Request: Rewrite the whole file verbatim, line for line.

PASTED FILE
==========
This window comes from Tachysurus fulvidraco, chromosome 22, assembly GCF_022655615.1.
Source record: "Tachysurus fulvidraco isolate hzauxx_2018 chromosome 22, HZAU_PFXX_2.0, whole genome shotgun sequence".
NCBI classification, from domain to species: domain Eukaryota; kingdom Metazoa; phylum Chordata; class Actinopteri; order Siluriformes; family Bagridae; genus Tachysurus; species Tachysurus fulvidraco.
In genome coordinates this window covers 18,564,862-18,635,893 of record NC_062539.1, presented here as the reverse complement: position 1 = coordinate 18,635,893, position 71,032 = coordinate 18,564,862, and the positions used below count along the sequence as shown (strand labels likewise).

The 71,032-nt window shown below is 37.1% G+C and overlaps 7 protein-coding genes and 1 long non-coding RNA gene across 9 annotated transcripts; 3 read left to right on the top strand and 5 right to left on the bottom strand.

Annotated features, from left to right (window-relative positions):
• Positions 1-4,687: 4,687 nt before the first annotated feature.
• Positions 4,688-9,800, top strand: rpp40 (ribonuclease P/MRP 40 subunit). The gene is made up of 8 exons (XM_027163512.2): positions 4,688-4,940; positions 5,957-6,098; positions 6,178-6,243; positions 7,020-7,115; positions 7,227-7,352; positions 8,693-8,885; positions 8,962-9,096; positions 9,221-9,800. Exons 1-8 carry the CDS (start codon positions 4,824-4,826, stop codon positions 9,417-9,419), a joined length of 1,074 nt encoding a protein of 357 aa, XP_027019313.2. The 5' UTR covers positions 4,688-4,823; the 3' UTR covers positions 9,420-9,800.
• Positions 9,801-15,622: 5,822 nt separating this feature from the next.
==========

This window comes from Tachysurus fulvidraco, chromosome 22, assembly GCF_022655615.1.
Source record: "Tachysurus fulvidraco isolate hzauxx_2018 chromosome 22, HZAU_PFXX_2.0, whole genome shotgun sequence".
NCBI classification, from domain to species: domain Eukaryota; kingdom Metazoa; phylum Chordata; class Actinopteri; order Siluriformes; family Bagridae; genus Tachysurus; species Tachysurus fulvidraco.
In genome coordinates this window covers 18,564,862-18,635,893 of record NC_062539.1, presented here as the reverse complement: position 1 = coordinate 18,635,893, position 71,032 = coordinate 18,564,862, and the positions used below count along the sequence as shown (strand labels likewise).

The 71,032-nt window shown below is 37.1% G+C and overlaps 7 protein-coding genes and 1 long non-coding RNA gene across 9 annotated transcripts; 3 read left to right on the top strand and 5 right to left on the bottom strand.

Annotated features, from left to right (window-relative positions):
• Positions 1-4,687: 4,687 nt before the first annotated feature.
• Positions 4,688-9,800, top strand: rpp40 (ribonuclease P/MRP 40 subunit). The gene is made up of 8 exons (XM_027163512.2): positions 4,688-4,940; positions 5,957-6,098; positions 6,178-6,243; positions 7,020-7,115; positions 7,227-7,352; positions 8,693-8,885; positions 8,962-9,096; positions 9,221-9,800. Exons 1-8 carry the CDS (start codon positions 4,824-4,826, stop codon positions 9,417-9,419), a joined length of 1,074 nt encoding a protein of 357 aa, XP_027019313.2. The 5' UTR covers positions 4,688-4,823; the 3' UTR covers positions 9,420-9,800.
• Positions 9,801-15,622: 5,822 nt separating this feature from the next.